Waste services should be paid for by producers and consumers, not from shrinking local authority budgets, the Local Authority Recycling Advisory Committee (Larac) has said.
In a series of radical proposals, the organisation said this could usher in a “second golden age” for household recycling by changing the balance between local government and industry funding.
It said council tax could not sustain the infrastructure needed for effective recycling given the other demands made on it, such as education and social care.
Larac chair Carole Taylor(pictured) said: “The achievement of local authorities in the past 10 years in raising recycling rates to current levels have come at great expense to them.
“Millions of pounds of public money are used each year to build and run these services but, after years of austerity, the current funding model is no longer fit for purpose.
“We need to decouple the provision of waste services from council tax and move it to something that the supply chain and users are responsible for.”
In a policy paper The Future of Local Authority Waste Funding, Larac said it wanted an industry-wide debate on the future of funding followed by agreement on policies to provide “a second ‘golden age’ of recycling from households to match that in the 1990s and 2000s”.
But it rejected as ineffective expansion of reward schemes, an incineration tax and the imposition of statutory targets.
Larac said that high recycling levels of household waste would be impossible to achieve under the current finance system, and that while the industry was looking more closely at producer responsibility, it had been “silent on how funds would be channelled into the kerbside, bring and waste recycling centre infrastructure that local authorities have built up”.
Producer responsibility has been based on achieving targets at the lowest cost to businesses, leaving the public sector to pay for most of the materials collected for recycling, Larac complained.
It said it expected “some difficult conversations”, but warned: “Without fundamental change, the UK will not be able to meet high recycling levels and local services will continue to shrink.
“It is time to look at how we decouple provision of waste services from being considered ‘what council tax pays for’, and move it to something that producers and users are responsible for.”
Larac called for charging for household waste at source, with higher fees for residual waste and lower or zero charges for recyclables.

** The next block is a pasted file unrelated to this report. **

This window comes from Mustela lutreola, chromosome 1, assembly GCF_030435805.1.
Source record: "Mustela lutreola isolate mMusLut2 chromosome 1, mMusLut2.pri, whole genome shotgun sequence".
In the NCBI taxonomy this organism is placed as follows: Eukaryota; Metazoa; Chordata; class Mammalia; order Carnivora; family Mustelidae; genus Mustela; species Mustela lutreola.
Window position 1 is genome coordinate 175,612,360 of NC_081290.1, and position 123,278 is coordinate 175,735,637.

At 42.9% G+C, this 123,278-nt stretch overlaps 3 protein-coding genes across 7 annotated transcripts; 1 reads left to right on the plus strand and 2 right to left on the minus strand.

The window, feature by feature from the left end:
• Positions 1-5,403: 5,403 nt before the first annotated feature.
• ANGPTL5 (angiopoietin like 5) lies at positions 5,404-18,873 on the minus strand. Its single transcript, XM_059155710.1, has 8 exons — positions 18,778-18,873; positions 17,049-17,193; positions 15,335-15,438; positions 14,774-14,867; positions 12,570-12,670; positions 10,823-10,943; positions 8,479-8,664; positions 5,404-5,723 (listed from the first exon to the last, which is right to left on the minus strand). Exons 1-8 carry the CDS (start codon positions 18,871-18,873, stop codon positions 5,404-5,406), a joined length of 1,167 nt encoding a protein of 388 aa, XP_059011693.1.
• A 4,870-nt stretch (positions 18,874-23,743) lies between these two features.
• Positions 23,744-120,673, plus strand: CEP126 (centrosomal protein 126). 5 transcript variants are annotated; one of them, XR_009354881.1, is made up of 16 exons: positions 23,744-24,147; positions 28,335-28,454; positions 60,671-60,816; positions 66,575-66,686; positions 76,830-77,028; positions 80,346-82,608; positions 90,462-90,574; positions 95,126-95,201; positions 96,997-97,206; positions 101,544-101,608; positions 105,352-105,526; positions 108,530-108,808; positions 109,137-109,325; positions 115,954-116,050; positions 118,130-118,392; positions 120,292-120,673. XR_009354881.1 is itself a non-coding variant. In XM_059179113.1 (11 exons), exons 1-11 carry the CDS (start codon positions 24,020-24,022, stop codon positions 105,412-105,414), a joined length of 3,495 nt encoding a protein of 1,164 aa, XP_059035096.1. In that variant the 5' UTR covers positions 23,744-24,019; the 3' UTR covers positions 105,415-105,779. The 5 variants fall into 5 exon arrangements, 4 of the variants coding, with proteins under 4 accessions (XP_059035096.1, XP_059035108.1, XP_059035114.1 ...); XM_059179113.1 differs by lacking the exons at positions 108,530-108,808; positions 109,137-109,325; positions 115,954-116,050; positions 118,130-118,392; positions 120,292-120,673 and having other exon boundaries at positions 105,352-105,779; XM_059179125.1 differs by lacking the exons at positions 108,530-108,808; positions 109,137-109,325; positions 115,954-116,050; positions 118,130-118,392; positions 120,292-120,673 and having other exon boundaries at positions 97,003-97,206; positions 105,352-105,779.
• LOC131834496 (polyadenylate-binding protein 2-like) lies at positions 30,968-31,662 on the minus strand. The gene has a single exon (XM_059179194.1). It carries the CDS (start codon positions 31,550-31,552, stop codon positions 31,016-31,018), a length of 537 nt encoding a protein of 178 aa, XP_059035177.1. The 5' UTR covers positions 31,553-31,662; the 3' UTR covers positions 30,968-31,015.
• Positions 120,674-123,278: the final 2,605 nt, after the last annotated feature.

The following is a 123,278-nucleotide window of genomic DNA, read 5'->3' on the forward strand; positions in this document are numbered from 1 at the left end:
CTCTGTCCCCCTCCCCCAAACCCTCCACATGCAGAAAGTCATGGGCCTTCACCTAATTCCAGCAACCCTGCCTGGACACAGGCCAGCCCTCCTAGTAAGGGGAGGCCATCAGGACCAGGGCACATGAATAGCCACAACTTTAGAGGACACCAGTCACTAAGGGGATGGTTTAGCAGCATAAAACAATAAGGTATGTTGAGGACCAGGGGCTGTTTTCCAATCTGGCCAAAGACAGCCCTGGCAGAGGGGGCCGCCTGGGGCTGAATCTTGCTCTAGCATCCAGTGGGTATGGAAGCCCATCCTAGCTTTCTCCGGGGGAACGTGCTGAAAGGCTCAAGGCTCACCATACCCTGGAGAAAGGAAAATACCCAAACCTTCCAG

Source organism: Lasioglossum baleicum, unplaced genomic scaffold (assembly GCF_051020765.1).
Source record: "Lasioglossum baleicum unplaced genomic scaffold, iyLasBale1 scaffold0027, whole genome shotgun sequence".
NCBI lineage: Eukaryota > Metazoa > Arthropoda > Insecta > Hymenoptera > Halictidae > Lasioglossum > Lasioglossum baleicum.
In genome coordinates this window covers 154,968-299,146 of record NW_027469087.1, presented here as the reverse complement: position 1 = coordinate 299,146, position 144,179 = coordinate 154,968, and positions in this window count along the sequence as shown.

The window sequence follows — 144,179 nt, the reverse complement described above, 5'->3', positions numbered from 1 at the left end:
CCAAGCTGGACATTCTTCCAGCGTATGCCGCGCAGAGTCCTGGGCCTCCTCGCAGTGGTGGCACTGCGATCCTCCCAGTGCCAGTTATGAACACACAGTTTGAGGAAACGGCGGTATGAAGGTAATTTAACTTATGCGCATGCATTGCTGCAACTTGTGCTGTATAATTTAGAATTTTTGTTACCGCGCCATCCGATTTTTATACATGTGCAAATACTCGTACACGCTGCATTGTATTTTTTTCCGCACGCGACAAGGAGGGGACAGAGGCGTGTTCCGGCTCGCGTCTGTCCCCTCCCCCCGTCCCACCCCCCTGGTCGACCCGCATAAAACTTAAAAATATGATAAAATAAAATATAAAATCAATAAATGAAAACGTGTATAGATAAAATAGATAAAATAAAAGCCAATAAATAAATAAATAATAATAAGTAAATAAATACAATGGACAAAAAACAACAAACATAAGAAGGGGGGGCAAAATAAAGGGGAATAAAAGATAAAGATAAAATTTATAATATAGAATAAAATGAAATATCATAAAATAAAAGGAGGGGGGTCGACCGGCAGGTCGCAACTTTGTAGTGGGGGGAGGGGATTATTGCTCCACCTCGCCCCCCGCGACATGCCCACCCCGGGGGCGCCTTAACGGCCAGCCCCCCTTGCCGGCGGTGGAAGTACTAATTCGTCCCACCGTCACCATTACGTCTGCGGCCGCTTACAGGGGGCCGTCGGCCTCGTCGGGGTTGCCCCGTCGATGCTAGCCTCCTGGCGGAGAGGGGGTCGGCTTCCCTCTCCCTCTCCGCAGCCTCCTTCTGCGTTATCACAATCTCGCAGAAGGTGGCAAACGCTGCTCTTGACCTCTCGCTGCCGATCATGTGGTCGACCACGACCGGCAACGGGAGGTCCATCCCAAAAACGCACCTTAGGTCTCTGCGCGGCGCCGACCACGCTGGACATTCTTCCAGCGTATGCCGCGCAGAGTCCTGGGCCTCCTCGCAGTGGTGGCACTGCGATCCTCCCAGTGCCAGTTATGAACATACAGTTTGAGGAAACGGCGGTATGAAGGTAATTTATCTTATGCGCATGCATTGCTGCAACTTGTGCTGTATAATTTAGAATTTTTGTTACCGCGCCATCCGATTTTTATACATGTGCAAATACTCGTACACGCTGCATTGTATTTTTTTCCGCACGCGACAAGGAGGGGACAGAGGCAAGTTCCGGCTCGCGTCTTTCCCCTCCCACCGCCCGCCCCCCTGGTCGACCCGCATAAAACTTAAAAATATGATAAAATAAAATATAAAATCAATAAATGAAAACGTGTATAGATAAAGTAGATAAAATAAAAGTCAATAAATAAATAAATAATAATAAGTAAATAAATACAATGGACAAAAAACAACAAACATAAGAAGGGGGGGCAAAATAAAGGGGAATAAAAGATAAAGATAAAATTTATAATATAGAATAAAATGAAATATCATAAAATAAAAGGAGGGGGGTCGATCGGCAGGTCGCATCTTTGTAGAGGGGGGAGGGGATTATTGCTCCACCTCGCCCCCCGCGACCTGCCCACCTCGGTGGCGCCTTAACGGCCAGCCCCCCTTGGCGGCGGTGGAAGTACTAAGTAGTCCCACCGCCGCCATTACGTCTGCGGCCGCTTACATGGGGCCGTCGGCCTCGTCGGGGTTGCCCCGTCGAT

It condemned the packaging recovery note system for producer compliance schemes as allowing producers to evade the cost of recovery of their packaging, “shifting the burden to local authorities at a cost of approximately £600m a year”.
There should instead be a revised packaging compliance system that should ”reflect holistic cradle-to-grave lifecycle costs, providing a balance between the burdens on business and the public sector and encourage local investment”.
There was an urgent need for major producer responsibility reform “that sees producers funding more than [the current] 10% of the costs of household waste and that properly promotes designing with recyclability in mind”, the paper noted.
A deposit return scheme for bottles of the kind proposed last month by environment secretary Michael Gove should be designed to ensure it did not compete with local authority kerbside collections of most materials concerned.
Low priority proposals included material taxes being targeted towards products with a high environmental impact or low recyclability, and advance disposal fees for products with a short lifespan.
Courses of action rejected by Larac included an incineration tax, saying this would require a cost-effective recycling market and a closed market for refuse-derived fuel.
It dismissed reward schemes as “expensive to deliver with little long-term effect”.
Statutory targets were rejected because, even with accompanying funding, these were “unlikely to be sufficient to cover the true costs and will place further strains on other services”.
Larac: The Future of Local Authority Waste Funding
High priority proposals
- Direct charging for household waste at source
- A packaging compliance system to reflect cradle-to-grave costs, with more being met by producers
- Providing easy to understand information such as on-pack labelling to reduce contamination
- Deposit return schemes
- Taxes on materials or products
- Advance disposal fees
- Adoption of consistent collection systems
- Compulsory recycling, though this should be a local option
- Incineration tax
- Making reward schemes a priority
- Statutory targets